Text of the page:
Lucy Mack Smith, History, 1845

  • Source Note
  • Historical Introduction
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ed to see him. The next day, he preached a sermon; and the following were a part of his remarks: “Brethren I am glad to rejoiced to see you, and I have no doubt but you are glad to see me. We are now nearly as happy as we can be on Earth— we have accomplished more than we had any reason to expect when we began— our beautiful is finished; and the Lord has acknowledged it, by pouring out his spirit upon us here, and revealing to us much of his will with regard to the work which he is about to perform. Futhermore, we have everything that is necessary to our comfort and conveinience; and judging from appearances, one would not suppose that anything could occur which would break up our friendship for each other, or disturb our tranquility; but brethren, beware; for I tell you in the name of the Lord, there is an evil in this <​very​> congregation, which, if not repented of, will result in setting one third <​many​> of you, who are here this day, so much at enmity against me that you will have a desire to take my life; and you even would do it if God should permit the deed. But brethren, I now call upon you to repent, and cease all your hardness of heart, and turn from those principles of death and dishonesty which you are harboring in your bosom before it is eternally too late for there is yet is room for repentance.”
He continued to labor with them in this way, appealing to them in the most solemn manner, until almost every one in the house was in tears, and he was exhausted with speaking.
The following week was spent in surmises and speculations, as to who would be the traitors; and why they should be so &c &c.
Prior to this <​In the fall of 1836​> a bank was established in . Soon after the sermon above mentioned, Joseph discovered, that a large amount of money had been taken away from this bank by fraud. He immediately demanded demanded a search warrant of ; which was flatly refused. “I insist upon a warrant,” said Joseph; “for if you will give me one I can get the money; and if you do not, I will break you of your office.”
“Well, break it is then,” said , “and we will strike hands [p. 234]
ed to see him. The next day, he preached a sermon; and the following were a part of his remarks: “Brethren I am rejoiced to see you, and I have no doubt but you are glad to see me. We are now nearly as happy as we can be on Earth— we have accomplished more than we had any reason to expect when we began— our beautiful is finished; and the Lord has acknowledged it, by pouring out his spirit upon us here, and revealing to us much of his will with regard to the work which he is about to perform. Futhermore, we have everything that is necessary to our comfort and conveinience; and judging from appearances, one would not suppose that anything could occur which would break up our friendship for each other, or disturb our tranquility; but brethren, beware; for I tell you in the name of the Lord, there is an evil in this very congregation, which, if not repented of, will result in setting many of you, who are here this day, so much at enmity against me that you will have a desire to take my life; and you even would do it if God should permit the deed. But brethren, I now call upon you to repent, and cease all your hardness of heart, and turn from those principles of death and dishonesty which you are harboring in your bosom before it is eternally too late for there is yet room for repentance.”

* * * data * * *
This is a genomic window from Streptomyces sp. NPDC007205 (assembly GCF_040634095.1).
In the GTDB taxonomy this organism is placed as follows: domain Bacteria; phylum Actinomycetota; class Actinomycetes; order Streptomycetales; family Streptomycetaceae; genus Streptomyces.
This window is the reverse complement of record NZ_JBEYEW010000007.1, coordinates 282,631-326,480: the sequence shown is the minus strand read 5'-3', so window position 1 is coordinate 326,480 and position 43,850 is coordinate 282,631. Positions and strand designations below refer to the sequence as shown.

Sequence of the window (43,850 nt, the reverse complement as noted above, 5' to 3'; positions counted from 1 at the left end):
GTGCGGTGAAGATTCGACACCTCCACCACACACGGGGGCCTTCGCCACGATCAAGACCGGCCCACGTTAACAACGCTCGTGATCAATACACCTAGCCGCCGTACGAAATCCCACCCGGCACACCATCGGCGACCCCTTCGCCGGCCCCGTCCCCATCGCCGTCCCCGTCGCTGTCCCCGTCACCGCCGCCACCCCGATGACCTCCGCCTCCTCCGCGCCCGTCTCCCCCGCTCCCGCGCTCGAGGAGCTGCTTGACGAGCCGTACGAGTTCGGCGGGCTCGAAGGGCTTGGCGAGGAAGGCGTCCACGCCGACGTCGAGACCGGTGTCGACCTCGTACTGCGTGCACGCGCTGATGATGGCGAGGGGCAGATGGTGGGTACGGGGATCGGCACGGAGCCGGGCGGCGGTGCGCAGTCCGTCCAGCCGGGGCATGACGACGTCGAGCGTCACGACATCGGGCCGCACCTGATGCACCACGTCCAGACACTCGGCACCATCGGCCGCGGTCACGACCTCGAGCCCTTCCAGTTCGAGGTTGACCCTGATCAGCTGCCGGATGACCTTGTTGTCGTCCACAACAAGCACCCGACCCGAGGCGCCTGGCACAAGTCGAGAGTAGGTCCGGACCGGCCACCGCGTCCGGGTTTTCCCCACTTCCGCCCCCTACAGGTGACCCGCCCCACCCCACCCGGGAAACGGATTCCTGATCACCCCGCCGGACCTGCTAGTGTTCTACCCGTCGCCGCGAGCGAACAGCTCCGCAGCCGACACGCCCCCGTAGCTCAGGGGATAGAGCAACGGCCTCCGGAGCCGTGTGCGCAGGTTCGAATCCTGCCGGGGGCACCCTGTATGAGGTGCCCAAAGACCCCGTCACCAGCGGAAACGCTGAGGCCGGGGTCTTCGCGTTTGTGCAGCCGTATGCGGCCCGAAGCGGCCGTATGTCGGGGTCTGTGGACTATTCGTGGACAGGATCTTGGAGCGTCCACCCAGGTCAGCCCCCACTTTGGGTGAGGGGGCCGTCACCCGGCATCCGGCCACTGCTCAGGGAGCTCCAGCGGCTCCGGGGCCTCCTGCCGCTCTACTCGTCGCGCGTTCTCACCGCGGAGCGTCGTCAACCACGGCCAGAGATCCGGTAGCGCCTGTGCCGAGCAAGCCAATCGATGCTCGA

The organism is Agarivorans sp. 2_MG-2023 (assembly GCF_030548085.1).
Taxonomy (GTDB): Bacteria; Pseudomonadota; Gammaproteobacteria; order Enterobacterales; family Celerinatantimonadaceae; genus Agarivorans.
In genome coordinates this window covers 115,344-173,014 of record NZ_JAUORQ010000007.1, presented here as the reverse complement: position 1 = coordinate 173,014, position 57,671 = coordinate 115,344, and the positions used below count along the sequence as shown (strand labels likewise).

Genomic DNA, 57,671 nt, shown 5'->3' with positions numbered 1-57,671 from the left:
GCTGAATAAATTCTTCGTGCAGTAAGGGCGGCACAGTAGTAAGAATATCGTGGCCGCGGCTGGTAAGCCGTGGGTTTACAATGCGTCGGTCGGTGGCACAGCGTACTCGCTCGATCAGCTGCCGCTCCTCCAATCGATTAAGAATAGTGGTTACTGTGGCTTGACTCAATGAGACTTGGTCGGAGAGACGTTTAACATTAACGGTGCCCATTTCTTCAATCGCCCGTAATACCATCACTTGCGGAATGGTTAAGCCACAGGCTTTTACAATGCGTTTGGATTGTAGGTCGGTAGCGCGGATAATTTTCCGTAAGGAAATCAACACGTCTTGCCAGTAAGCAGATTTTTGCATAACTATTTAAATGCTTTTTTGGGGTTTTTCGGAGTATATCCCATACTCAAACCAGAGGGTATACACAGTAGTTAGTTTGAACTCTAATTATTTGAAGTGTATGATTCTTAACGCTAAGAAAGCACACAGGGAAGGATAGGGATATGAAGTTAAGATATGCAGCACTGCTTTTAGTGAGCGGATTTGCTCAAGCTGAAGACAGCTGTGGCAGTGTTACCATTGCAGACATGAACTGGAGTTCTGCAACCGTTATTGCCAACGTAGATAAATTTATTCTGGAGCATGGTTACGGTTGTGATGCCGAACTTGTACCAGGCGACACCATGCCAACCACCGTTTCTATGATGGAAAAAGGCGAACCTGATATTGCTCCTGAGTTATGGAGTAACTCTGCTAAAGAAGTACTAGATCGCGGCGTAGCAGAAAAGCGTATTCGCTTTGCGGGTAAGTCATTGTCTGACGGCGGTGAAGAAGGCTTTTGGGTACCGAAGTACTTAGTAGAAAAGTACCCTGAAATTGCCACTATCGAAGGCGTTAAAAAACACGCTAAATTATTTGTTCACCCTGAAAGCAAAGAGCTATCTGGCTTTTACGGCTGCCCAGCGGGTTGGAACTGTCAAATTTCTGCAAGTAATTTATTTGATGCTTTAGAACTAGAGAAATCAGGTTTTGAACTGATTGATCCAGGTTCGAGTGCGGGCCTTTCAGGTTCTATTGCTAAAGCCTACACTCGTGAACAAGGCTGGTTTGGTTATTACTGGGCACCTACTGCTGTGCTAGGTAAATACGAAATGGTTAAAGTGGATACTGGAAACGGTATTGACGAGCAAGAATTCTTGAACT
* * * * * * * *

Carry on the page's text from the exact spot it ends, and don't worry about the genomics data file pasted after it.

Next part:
He continued to labor with them in this way, appealing to them in the most solemn manner, until almost every one in the house was in tears, and he was exhausted with speaking.
The following week was spent in surmises and speculations, as to who would be the traitors; and why they should be so &c &c.
In the fall of 1836 a bank was established in . Soon after the sermon above mentioned, Joseph discovered, that a large amount of money had been taken away from this bank by fraud. He immediately demanded demanded a search warrant of ; which was flatly refused. “I insist upon a warrant,” said Joseph; “for if you will give me one I can get the money; and if you do not, I will break you of your office.”
“Well, break it is then,” said , “and we will strike hands [p. 234]
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